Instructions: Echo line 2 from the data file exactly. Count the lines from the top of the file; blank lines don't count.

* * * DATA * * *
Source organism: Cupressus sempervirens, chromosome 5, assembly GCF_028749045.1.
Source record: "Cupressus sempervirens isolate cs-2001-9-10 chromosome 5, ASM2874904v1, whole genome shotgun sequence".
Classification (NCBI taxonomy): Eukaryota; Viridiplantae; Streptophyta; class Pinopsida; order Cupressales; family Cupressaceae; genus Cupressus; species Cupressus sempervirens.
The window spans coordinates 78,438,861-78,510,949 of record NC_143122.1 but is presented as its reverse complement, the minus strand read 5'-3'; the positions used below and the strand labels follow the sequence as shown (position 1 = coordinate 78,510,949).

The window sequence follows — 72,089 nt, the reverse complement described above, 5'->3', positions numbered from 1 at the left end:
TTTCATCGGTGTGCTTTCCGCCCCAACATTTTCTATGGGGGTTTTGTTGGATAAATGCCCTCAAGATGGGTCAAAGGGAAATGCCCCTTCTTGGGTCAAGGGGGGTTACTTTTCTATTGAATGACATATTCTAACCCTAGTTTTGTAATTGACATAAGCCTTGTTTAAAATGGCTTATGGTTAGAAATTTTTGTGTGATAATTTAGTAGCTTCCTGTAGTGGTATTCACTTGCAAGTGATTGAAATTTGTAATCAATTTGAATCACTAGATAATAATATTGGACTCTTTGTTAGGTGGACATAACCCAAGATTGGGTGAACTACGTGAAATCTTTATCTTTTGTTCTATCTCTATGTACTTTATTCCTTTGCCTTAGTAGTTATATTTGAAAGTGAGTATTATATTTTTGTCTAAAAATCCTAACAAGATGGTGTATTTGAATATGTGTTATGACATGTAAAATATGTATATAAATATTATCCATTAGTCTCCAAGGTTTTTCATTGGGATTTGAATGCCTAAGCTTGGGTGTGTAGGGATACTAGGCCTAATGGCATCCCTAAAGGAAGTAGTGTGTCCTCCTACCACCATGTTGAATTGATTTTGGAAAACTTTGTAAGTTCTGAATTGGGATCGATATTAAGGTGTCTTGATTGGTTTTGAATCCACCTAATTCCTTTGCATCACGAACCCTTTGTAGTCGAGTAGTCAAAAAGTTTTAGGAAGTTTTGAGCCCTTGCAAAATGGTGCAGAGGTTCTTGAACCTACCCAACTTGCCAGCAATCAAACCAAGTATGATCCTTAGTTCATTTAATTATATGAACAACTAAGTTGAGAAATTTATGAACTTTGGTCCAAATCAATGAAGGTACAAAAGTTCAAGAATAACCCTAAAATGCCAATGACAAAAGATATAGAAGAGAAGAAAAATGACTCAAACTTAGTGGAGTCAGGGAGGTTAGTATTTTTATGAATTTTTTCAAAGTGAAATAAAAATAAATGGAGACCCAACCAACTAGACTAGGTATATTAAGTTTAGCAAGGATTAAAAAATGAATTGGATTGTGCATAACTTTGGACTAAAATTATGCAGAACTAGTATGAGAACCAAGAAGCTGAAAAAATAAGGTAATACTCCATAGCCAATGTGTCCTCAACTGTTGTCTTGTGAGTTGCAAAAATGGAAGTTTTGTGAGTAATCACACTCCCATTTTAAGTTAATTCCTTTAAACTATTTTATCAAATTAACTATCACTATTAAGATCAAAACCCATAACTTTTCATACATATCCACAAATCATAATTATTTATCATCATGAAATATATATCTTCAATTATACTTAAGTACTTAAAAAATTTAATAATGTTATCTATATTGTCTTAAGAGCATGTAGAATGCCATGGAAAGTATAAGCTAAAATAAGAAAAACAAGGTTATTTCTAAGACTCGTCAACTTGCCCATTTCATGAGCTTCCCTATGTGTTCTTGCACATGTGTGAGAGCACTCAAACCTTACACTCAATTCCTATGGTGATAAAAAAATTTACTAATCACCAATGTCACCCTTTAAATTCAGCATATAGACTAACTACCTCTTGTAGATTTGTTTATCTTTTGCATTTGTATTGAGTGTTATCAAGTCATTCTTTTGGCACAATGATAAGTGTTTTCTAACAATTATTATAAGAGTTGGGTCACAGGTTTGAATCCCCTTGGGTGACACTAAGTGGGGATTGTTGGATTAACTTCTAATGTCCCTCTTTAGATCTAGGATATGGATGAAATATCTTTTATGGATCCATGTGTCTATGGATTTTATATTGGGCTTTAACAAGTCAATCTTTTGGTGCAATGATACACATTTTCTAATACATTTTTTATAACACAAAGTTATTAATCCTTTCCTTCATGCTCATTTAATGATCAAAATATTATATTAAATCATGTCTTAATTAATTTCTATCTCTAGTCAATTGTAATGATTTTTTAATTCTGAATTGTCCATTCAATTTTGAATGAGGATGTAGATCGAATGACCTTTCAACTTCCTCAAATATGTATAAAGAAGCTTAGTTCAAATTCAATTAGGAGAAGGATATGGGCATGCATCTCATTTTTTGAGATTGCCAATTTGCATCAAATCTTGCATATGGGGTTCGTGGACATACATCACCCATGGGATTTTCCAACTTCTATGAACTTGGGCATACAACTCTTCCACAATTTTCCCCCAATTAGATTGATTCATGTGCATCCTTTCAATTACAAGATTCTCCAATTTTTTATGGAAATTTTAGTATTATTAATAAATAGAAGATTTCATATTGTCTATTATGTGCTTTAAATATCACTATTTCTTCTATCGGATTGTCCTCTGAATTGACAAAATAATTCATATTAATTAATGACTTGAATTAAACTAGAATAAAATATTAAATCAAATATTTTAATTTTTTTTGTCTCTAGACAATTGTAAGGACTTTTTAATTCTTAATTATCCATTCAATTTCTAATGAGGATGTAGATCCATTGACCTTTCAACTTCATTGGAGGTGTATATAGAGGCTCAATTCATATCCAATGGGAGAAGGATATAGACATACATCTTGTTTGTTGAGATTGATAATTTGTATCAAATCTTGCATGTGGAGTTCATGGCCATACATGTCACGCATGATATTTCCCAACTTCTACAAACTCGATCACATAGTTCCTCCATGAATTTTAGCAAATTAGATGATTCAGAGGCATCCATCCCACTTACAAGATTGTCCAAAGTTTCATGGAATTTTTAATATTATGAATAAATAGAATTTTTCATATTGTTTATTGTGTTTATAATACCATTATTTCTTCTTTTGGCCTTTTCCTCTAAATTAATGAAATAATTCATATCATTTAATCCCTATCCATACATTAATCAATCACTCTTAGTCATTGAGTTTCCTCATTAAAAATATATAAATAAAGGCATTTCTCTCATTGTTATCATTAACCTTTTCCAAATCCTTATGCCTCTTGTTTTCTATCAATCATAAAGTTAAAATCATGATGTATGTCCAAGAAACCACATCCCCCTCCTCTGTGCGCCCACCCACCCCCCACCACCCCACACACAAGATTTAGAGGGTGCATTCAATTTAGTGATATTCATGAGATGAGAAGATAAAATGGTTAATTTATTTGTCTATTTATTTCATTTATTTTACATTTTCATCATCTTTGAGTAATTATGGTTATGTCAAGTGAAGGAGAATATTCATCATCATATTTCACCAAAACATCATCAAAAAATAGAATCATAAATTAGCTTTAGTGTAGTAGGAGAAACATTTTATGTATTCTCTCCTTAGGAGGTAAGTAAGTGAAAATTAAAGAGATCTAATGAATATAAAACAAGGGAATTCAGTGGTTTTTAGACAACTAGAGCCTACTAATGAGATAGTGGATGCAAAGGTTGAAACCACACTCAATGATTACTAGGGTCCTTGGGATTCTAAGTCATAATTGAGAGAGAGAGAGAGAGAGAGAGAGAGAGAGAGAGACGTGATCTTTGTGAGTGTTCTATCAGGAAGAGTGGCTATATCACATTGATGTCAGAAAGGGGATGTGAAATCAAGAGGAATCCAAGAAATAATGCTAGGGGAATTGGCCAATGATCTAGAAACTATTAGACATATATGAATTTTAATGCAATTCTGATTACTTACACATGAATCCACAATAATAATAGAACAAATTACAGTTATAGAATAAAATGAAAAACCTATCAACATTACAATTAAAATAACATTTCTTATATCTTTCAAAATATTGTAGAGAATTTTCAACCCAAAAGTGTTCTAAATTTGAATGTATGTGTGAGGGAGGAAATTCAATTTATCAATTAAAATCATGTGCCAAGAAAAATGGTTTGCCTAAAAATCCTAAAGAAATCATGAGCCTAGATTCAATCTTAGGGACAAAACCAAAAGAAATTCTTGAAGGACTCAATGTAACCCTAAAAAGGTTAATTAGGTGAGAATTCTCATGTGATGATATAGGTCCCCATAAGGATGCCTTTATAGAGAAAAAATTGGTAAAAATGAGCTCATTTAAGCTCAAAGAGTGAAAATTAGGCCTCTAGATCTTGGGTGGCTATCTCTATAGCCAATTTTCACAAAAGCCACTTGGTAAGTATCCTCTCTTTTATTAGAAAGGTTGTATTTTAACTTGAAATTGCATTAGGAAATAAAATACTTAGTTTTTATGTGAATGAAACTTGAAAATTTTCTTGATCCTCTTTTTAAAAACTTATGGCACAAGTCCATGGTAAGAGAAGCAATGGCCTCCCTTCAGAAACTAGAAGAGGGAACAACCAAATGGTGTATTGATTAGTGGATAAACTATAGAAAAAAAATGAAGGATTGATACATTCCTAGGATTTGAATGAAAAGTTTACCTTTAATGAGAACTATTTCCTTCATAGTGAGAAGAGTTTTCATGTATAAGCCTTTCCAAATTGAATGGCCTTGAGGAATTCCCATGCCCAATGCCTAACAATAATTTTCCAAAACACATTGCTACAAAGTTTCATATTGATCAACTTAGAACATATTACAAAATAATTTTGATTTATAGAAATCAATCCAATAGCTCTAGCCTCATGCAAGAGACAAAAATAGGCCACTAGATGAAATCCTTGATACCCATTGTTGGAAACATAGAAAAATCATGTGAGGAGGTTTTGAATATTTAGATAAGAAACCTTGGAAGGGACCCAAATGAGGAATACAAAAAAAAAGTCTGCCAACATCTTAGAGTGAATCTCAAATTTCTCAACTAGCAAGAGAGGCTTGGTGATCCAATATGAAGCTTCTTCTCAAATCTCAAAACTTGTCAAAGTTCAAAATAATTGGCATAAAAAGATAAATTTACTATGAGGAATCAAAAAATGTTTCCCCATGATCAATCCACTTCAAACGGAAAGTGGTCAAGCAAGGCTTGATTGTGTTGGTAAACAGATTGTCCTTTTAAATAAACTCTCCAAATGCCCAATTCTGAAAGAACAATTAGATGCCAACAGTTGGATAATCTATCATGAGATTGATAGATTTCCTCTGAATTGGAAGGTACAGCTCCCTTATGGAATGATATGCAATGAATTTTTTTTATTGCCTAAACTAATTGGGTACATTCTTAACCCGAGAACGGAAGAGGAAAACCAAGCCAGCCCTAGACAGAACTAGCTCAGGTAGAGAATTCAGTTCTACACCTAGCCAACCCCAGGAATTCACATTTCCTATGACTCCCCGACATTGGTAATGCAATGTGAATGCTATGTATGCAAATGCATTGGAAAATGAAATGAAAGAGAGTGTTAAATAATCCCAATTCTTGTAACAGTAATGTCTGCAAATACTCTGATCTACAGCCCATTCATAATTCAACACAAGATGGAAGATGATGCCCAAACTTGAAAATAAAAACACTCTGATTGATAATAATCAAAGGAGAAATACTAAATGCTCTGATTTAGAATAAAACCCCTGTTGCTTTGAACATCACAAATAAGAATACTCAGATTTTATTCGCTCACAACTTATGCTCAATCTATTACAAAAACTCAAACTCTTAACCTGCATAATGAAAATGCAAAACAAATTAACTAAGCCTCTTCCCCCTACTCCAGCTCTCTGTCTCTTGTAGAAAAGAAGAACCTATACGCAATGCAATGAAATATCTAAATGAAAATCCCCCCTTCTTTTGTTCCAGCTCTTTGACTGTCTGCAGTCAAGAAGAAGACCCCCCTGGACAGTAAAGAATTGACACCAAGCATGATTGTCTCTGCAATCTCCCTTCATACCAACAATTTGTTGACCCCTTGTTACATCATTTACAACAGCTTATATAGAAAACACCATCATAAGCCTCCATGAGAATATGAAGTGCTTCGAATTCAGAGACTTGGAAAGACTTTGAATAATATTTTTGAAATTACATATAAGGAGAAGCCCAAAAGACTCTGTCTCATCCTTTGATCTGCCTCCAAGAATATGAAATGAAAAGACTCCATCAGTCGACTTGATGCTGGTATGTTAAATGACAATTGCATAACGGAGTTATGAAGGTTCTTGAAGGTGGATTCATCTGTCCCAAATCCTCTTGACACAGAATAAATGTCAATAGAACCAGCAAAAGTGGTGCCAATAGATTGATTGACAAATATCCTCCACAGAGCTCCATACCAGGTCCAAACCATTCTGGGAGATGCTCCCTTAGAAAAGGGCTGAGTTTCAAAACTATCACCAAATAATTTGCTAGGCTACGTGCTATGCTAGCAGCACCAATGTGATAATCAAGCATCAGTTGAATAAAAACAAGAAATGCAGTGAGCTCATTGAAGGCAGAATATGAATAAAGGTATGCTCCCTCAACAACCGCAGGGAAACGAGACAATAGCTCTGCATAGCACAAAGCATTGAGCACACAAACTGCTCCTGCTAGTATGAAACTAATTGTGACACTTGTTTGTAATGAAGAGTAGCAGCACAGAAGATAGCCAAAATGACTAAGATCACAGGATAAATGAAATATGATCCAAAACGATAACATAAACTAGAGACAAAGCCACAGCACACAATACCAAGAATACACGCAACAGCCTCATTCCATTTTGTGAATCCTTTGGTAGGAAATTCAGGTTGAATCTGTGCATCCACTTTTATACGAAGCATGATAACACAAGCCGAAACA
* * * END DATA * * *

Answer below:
Source record: "Cupressus sempervirens isolate cs-2001-9-10 chromosome 5, ASM2874904v1, whole genome shotgun sequence".